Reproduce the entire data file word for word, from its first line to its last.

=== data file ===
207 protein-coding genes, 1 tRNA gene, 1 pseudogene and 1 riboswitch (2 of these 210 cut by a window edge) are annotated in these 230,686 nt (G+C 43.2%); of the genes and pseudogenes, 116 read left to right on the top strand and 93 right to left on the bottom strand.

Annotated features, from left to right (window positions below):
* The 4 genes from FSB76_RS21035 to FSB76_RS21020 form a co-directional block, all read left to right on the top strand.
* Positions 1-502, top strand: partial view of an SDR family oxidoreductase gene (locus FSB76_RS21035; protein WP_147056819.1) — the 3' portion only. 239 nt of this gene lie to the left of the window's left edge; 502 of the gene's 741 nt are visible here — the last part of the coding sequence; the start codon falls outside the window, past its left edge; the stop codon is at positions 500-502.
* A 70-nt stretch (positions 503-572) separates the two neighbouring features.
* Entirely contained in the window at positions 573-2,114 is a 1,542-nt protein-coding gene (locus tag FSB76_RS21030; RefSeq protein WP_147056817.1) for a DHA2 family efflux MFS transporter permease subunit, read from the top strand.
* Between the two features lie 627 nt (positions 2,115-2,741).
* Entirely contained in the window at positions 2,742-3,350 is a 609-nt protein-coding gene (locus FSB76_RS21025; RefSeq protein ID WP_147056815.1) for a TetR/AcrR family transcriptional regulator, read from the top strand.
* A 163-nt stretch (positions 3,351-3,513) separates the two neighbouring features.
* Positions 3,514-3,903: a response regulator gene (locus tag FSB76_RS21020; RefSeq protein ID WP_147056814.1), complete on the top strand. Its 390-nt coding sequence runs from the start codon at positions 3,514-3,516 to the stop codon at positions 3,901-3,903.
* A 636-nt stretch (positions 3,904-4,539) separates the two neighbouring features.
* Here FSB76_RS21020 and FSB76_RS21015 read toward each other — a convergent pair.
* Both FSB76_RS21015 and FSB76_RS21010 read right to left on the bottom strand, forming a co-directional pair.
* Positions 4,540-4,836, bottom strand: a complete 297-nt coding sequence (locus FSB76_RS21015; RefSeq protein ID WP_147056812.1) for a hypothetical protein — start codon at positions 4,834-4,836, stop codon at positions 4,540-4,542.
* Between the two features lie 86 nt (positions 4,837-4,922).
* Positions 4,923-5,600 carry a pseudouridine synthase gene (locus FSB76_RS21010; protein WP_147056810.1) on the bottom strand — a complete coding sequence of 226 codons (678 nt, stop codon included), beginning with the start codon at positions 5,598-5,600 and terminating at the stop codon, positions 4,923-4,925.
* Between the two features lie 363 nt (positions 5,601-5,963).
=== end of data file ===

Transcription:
207 protein-coding genes, 1 tRNA gene, 1 pseudogene and 1 riboswitch (2 of these 210 cut by a window edge) are annotated in these 230,686 nt (G+C 43.2%); of the genes and pseudogenes, 116 read left to right on the top strand and 93 right to left on the bottom strand.

Annotated features, from left to right (window positions below):
* The 4 genes from FSB76_RS21035 to FSB76_RS21020 form a co-directional block, all read left to right on the top strand.
* Positions 1-502, top strand: partial view of an SDR family oxidoreductase gene (locus FSB76_RS21035; protein WP_147056819.1) — the 3' portion only. 239 nt of this gene lie to the left of the window's left edge; 502 of the gene's 741 nt are visible here — the last part of the coding sequence; the start codon falls outside the window, past its left edge; the stop codon is at positions 500-502.
* A 70-nt stretch (positions 503-572) separates the two neighbouring features.
* Entirely contained in the window at positions 573-2,114 is a 1,542-nt protein-coding gene (locus tag FSB76_RS21030; RefSeq protein WP_147056817.1) for a DHA2 family efflux MFS transporter permease subunit, read from the top strand.
* Between the two features lie 627 nt (positions 2,115-2,741).
* Entirely contained in the window at positions 2,742-3,350 is a 609-nt protein-coding gene (locus FSB76_RS21025; RefSeq protein ID WP_147056815.1) for a TetR/AcrR family transcriptional regulator, read from the top strand.
* A 163-nt stretch (positions 3,351-3,513) separates the two neighbouring features.
* Positions 3,514-3,903: a response regulator gene (locus tag FSB76_RS21020; RefSeq protein ID WP_147056814.1), complete on the top strand. Its 390-nt coding sequence runs from the start codon at positions 3,514-3,516 to the stop codon at positions 3,901-3,903.
* A 636-nt stretch (positions 3,904-4,539) separates the two neighbouring features.
* Here FSB76_RS21020 and FSB76_RS21015 read toward each other — a convergent pair.
* Both FSB76_RS21015 and FSB76_RS21010 read right to left on the bottom strand, forming a co-directional pair.
* Positions 4,540-4,836, bottom strand: a complete 297-nt coding sequence (locus FSB76_RS21015; RefSeq protein ID WP_147056812.1) for a hypothetical protein — start codon at positions 4,834-4,836, stop codon at positions 4,540-4,542.
* Between the two features lie 86 nt (positions 4,837-4,922).
* Positions 4,923-5,600 carry a pseudouridine synthase gene (locus FSB76_RS21010; protein WP_147056810.1) on the bottom strand — a complete coding sequence of 226 codons (678 nt, stop codon included), beginning with the start codon at positions 5,598-5,600 and terminating at the stop codon, positions 4,923-4,925.
* Between the two features lie 363 nt (positions 5,601-5,963).